Sunday, September 29, 2013

Talking Points #2: Aria by Richard Rodriguez


"Aria" by Richard Rodriguez was a really thought provoking article for me. Throughout the text, Rodriguez explains his struggles as a Spanish speaking child. He explains, "What I did not believe was that I could speak a single public language"(34). Spanish appeared to him as a private language that was only welcomed in his home, and even that was taken away from him. Luckily, he began to accept being bilingual and changed his thought process on learning the English language. Because of this, he became a much more confident person and speaker. It automatically made me think of Lisa Delpit's article from last week: because of how inferior Richard Rodriguez felt, his situation led me to think about the rules and codes of power. Those who do not speak the dominant language of their society feel like they do not have power. 

I decided to choose the reflective prompt option because I can relate to Rodriguez in a less severe way. Since starting my new job, I've become much more aware of different cultures and languages; something that is not very diverse in my home town. Before starting, English was basically the only language I ever heard, besides hearing an occasional spanish-speaking person pass by or the couple of beginner Spanish courses I've taken. Now, whenever I'm at work I am the minority. Many of the people that I work with speak Spanish, and most of them speak little to no English. My bosses and a few of the employees speak English, but they also speak Arabic fluently to each other throughout the shifts. I can relate to Rodriguez because I know how it feels to have everyone around you speaking a different language that you don't understand. It's challenging trying to communicate with people when there are language barriers, and I realize this more and more as I work at the restaurant. Like Rodriguez, having such difficulty understanding another language only makes me want to learn it even more. Since starting my job, I've put more effort into learning more Spanish and even more Arabic, because I've learned that each language is just as important as the next, and that they are all forms of communication. Seeing that 90% of the people that I work with are bilingual makes me more motivated to learn a second language too, and I plan on continuing to work on learning Spanish. I'm glad that I read this article, because Rodriguez opened up my eyes when I read on page 34, "...I wrongly imagined that English was intrinsically a public language and Spanish an intrinsically private one". Before, I didn't see Spanish as a public language, because it was never around me. Now I see that it's a very public language, and that being bilingual is an advantageous skill to have in this current day and age.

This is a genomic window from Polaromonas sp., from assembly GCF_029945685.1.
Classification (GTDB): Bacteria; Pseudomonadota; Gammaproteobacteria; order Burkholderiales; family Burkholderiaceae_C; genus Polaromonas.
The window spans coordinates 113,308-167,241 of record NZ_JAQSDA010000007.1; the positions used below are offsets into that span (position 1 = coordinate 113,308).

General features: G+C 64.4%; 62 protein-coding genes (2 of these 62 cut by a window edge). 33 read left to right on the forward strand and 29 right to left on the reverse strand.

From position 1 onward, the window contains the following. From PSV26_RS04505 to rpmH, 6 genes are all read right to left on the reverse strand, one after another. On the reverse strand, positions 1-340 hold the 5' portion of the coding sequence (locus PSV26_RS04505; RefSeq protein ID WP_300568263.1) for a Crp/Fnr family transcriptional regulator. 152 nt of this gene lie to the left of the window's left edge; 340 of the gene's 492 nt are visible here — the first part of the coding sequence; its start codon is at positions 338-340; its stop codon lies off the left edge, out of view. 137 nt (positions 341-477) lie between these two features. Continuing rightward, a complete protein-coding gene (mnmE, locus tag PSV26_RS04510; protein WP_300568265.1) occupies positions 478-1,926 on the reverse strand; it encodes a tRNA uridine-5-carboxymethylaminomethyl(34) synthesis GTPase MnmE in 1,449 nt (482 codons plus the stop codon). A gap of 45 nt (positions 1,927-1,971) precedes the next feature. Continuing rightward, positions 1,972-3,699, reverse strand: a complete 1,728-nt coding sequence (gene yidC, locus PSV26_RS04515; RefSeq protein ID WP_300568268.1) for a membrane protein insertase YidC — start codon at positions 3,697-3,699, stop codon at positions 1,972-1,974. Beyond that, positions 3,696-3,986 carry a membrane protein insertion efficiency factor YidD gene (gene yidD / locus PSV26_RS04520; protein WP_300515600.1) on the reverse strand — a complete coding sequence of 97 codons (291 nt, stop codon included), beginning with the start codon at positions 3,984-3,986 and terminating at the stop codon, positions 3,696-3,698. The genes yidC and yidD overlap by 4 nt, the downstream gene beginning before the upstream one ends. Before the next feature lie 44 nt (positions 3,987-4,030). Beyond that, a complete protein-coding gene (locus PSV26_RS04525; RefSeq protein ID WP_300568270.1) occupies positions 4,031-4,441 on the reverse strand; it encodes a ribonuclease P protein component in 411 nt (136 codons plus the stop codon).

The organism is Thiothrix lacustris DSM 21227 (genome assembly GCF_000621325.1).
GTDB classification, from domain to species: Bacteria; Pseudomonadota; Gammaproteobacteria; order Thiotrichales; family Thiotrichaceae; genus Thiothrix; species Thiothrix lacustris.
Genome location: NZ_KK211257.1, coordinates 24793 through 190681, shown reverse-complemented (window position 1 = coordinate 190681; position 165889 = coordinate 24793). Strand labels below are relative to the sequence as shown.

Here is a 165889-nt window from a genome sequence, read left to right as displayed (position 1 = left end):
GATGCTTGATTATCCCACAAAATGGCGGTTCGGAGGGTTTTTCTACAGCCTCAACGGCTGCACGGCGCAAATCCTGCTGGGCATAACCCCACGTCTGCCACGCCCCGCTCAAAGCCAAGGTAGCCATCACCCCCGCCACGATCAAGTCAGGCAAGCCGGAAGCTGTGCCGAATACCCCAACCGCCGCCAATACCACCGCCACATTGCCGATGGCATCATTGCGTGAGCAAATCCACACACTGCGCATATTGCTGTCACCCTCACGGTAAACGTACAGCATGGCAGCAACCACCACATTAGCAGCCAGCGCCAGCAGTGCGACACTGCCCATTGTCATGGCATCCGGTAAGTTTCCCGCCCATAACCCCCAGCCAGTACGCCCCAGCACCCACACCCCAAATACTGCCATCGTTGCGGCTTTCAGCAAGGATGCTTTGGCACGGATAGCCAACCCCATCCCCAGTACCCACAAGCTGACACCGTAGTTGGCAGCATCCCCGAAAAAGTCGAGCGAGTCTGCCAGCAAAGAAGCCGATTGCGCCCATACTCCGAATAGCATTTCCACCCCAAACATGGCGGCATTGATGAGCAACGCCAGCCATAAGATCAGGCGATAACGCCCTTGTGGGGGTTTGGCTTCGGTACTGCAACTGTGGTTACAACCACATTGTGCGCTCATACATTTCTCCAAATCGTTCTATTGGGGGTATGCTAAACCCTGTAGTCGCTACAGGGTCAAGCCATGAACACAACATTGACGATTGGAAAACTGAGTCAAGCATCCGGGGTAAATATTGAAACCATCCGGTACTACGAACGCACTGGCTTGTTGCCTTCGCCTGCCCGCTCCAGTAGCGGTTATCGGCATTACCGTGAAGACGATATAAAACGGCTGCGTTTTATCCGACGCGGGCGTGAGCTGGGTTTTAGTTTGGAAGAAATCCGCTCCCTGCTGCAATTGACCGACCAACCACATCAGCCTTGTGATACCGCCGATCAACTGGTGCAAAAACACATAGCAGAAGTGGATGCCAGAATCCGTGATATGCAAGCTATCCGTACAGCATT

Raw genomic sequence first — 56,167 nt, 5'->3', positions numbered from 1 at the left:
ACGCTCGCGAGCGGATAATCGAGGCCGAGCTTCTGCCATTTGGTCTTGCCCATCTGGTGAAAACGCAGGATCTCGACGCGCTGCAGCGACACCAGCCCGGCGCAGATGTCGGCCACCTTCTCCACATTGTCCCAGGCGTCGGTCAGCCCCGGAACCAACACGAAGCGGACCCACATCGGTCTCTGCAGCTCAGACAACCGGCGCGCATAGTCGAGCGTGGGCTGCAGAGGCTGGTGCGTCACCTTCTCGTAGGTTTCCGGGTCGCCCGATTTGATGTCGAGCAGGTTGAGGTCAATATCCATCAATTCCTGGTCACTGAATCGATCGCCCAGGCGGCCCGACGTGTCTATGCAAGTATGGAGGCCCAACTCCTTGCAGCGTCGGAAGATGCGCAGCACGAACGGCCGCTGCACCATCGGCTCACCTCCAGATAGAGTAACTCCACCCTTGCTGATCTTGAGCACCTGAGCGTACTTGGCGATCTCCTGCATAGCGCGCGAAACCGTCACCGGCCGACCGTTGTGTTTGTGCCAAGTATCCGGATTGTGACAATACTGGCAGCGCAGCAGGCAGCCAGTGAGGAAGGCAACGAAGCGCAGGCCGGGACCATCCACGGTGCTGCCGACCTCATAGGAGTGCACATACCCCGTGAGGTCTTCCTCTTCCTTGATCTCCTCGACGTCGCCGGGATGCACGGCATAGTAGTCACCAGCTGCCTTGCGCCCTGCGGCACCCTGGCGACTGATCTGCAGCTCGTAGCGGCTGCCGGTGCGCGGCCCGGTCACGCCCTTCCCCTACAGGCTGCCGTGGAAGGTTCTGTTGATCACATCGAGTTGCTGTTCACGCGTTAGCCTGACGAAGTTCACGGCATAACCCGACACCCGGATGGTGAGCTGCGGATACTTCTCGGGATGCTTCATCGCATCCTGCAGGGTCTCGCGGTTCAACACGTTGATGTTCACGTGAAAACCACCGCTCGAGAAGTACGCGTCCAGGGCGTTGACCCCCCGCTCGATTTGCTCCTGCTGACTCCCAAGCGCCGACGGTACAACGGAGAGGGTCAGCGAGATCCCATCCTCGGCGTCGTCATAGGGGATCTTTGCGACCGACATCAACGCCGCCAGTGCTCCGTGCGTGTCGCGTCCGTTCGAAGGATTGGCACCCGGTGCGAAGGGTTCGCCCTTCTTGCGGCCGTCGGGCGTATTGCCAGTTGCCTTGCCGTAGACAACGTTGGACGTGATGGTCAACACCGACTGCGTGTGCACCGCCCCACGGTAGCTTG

Monday, September 23, 2013

About Me

Hey guys! My full name is Cara Francesca Figuerido. I'm 19 years old, and I was born and raised in North Smithfield, Rhode Island. It's a small town and there's not much to do in it, but it's also where I met some of my best friends. I have an older sister named Chelsea, she's 21 and a Music Production major at Northeastern University. I also have two amazing parents named William and Wendy. I have an apartment off campus and I have two roommates, both boys. I spend a lot of my free time with them and other friends, and I spend the most time with my dog Ozzie.
He's an 8 month old Staffordshire Bull Terrier, and he's the most important thing in my life. I adopted Ozzie about two and a half months ago, and he was a rescue Pit. The first three months of his life were spent down in a basement being neglected. At three months old, he was rescued and then moved to a foster home where he stayed until i adopted him. Since I've had him, Ozzie has graduated from obedience training, he's earned his Canine Good Citizen title, and he is also a certified Emotional Service Animal (yes, he has a vest). We've spent a lot of time together since I've had him, and we've really formed an incredible bond. Besides my friends and my dog, I also work every weekend at Big Tony's Pizzeria, which is only a minute down the road from my apartment. I love spending time with my family, I have a lot of cousins and aunts and uncles that live around here so I see them on holidays and other occasions throughout the year. I play the guitar and I sing, and I was highly involved in the chorus program at my high school. I also played soccer, ice hockey, and softball. I played hockey all four years, and my senior year I also played Unified volleyball and basketball with special needs students. I've done a lot of work with the Special Olympics of Rhode Island, and I loved every second of it. All of the volunteer work is what helped my figure out my major, and is why I want to work with elementary special needs students. Well, I think that's enough for now! Time to read everyone else's blogs :)